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»What is Mild Cognitive Impairment?

Mild Cognitive Impairment Criteria

Mild Cognitive Impairment (MCI) is considered a transitional state preceding the development of dementia. Some experts use the term to describe patients who may have Alzheimer's Disease (AD) but do not yet have the dementia that is required to diagnosis AD. Others use the term to denote people who are "at risk" for dementia. In clinical studies, patients with MCI convert to AD at the rate of approximately 10 to 15% per year such that after 3 years approximately half will have AD. However, other studies observe that a proportion of people with MCI have in fact improved to a level that they no longer fulfill MCI criteria. These estimates vary considerably from clinic to clinic. Therefore, the implications of using MCI as a diagnosis must be carefully considered.

Inclusion Criteria

    1. Memory complaints and memory difficulties which are verified by an informant.
    2. Abnormal memory function documented by scoring below the education adjusted cutoff on the Logical Memory II subscale (delayed paragraph recall) from the Wechsler Memory Scale - Revised or on the NYU Paragraph Recall Test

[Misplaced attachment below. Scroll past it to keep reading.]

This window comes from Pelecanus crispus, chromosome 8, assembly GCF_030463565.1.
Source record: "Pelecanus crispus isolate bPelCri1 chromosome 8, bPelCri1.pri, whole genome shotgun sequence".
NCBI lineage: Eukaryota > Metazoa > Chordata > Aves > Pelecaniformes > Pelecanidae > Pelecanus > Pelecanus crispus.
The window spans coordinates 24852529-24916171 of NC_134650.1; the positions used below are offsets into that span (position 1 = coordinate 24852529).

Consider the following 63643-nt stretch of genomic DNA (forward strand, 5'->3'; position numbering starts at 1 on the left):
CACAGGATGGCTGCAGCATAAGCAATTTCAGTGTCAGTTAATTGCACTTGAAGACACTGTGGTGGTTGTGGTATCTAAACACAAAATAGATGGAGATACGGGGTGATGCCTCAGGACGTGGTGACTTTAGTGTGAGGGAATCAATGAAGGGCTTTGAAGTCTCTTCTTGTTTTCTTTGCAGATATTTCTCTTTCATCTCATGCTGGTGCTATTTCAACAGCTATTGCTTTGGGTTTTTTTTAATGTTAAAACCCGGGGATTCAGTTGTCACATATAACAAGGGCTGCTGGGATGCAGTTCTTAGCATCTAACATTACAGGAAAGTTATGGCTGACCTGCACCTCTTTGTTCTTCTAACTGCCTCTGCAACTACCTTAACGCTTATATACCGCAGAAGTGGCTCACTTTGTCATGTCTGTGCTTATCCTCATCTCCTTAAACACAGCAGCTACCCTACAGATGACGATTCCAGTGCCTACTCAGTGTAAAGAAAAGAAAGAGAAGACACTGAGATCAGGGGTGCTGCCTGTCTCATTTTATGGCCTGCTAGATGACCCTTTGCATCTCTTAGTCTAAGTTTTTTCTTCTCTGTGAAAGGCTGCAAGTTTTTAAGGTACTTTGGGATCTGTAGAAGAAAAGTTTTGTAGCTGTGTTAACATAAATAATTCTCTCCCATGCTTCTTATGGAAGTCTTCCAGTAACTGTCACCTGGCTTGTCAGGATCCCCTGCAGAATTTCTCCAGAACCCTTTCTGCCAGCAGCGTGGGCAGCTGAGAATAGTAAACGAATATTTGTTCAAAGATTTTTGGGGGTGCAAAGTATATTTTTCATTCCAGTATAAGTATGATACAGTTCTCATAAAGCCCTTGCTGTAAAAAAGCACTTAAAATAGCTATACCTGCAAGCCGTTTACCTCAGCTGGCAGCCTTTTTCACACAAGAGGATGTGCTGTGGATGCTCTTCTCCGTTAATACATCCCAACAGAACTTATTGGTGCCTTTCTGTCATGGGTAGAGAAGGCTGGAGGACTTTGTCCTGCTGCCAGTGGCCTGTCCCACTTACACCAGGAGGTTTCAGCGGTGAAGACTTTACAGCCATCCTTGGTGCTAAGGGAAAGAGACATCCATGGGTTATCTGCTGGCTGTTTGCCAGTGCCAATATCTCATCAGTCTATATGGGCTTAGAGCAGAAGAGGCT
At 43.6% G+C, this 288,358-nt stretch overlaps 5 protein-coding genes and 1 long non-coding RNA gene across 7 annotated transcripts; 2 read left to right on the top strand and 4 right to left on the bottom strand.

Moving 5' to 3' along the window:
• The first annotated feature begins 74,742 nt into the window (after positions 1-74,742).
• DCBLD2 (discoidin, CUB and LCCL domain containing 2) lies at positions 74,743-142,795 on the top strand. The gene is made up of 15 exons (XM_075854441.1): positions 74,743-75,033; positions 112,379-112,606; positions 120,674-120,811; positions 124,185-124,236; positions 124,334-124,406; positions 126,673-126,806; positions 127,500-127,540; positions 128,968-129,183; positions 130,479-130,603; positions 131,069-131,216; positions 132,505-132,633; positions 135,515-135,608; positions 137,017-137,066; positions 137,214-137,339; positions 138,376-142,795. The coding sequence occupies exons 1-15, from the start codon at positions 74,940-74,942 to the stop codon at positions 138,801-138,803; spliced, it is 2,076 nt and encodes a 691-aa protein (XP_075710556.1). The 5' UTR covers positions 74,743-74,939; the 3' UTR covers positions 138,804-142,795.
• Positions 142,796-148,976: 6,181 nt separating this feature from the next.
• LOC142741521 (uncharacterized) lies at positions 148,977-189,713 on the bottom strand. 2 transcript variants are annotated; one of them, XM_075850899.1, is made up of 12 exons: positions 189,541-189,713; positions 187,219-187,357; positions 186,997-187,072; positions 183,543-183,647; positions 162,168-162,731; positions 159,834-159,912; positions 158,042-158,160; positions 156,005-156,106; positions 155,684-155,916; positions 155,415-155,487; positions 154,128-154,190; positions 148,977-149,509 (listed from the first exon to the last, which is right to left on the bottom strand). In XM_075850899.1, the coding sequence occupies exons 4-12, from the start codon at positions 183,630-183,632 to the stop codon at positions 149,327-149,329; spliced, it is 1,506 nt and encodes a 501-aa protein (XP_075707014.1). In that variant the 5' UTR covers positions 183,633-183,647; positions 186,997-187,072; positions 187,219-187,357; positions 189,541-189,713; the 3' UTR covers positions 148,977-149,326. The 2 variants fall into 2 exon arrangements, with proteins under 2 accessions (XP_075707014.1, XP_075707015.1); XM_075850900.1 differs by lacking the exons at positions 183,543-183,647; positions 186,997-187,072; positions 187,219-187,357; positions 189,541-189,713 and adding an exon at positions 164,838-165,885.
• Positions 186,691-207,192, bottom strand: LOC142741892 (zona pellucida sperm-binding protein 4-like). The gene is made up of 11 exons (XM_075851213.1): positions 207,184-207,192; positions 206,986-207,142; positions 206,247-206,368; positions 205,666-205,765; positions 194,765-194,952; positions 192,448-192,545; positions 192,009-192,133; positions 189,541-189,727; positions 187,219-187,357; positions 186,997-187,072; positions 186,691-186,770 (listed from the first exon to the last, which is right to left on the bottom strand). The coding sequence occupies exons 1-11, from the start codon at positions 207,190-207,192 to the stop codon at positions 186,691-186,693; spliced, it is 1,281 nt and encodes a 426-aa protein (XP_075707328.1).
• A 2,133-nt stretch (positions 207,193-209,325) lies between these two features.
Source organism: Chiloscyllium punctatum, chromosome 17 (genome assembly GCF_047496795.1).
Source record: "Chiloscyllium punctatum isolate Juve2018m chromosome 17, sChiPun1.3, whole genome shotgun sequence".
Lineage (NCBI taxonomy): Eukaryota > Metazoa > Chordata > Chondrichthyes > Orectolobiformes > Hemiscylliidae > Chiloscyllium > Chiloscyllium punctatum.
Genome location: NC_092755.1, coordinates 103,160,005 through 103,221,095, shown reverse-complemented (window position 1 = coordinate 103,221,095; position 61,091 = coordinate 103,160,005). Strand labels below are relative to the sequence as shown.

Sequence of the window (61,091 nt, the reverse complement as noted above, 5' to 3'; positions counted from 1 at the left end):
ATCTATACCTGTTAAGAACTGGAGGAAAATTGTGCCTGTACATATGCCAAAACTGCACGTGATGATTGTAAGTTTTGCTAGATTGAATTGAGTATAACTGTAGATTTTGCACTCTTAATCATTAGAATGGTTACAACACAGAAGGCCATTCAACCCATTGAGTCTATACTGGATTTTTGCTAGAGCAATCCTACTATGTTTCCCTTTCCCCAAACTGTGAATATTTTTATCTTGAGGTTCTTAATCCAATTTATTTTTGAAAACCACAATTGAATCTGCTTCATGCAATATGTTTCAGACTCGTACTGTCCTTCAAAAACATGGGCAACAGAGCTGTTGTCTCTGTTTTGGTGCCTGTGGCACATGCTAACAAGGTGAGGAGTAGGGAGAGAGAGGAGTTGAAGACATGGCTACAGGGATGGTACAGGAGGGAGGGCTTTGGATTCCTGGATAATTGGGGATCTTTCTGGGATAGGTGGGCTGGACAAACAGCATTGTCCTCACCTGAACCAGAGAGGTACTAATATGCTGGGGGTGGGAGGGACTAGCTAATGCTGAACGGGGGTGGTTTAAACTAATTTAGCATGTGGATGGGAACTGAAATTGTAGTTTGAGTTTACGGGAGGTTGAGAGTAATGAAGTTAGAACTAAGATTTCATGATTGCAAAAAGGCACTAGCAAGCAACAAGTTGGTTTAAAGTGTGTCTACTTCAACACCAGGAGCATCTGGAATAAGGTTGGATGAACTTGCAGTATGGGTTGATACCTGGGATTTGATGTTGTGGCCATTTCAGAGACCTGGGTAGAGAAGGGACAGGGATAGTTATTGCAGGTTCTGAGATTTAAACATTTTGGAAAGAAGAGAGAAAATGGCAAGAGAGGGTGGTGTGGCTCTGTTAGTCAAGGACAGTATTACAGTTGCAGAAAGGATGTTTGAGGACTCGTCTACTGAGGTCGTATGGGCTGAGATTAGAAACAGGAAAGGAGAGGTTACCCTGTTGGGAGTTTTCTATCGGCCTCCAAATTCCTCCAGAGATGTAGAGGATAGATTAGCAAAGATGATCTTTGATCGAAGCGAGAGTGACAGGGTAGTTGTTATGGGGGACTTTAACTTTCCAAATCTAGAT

3. MMSE score, 24 to 30
    4. Clinical Dementia Rating = 0.5
    5. General cognitive and functional performance is sufficiently preserved such that a diagnosis of AD cannot be made
    6. No significant cerebrovascular disease: Modified Hachinski score = 4
    7. Age range 55 to 90
    8. Hamilton Depression rating scale score of 12 on the 17-item scale
    9. CT or MRI scans within 12 months prior to screening without evidence of focal lesions

Exclusion Criteria

    1. Any significant neurologic disease other than suspected incipient AD, such as Parkinson's disease, multi-infarct dementia, Huntington's disease, normal pressure hydrocephalus, brain tumor, progressive supranuclear palsy, seizure disorder, subdural hematoma, multiple sclerosis, or history of significant head trauma followed by persistent neurological defaults or known structural brain abnormalities.
    2. Major depression, other major psychiatric disorder, alcohol or substance abuse or dependence within the past 2 years.
    3. Significant systemic illness or unstable medical condition that could cause cognitive impairment.
    4. Use of CNS active medications that can cause cognitive impairment.


Reference:

Petersen, R. C., Stevens, J. C., Ganguli, M., Tangalos, E. G., Cummings, J. L., & DeKosky, S. T. (2001). Practice parameter: early detection of dementia: mild cognitive impairment (an evidence-based review). Report of the Quality Standards Subcommittee of the American Academy of Neurology. Neurology. 56, 1133-42.



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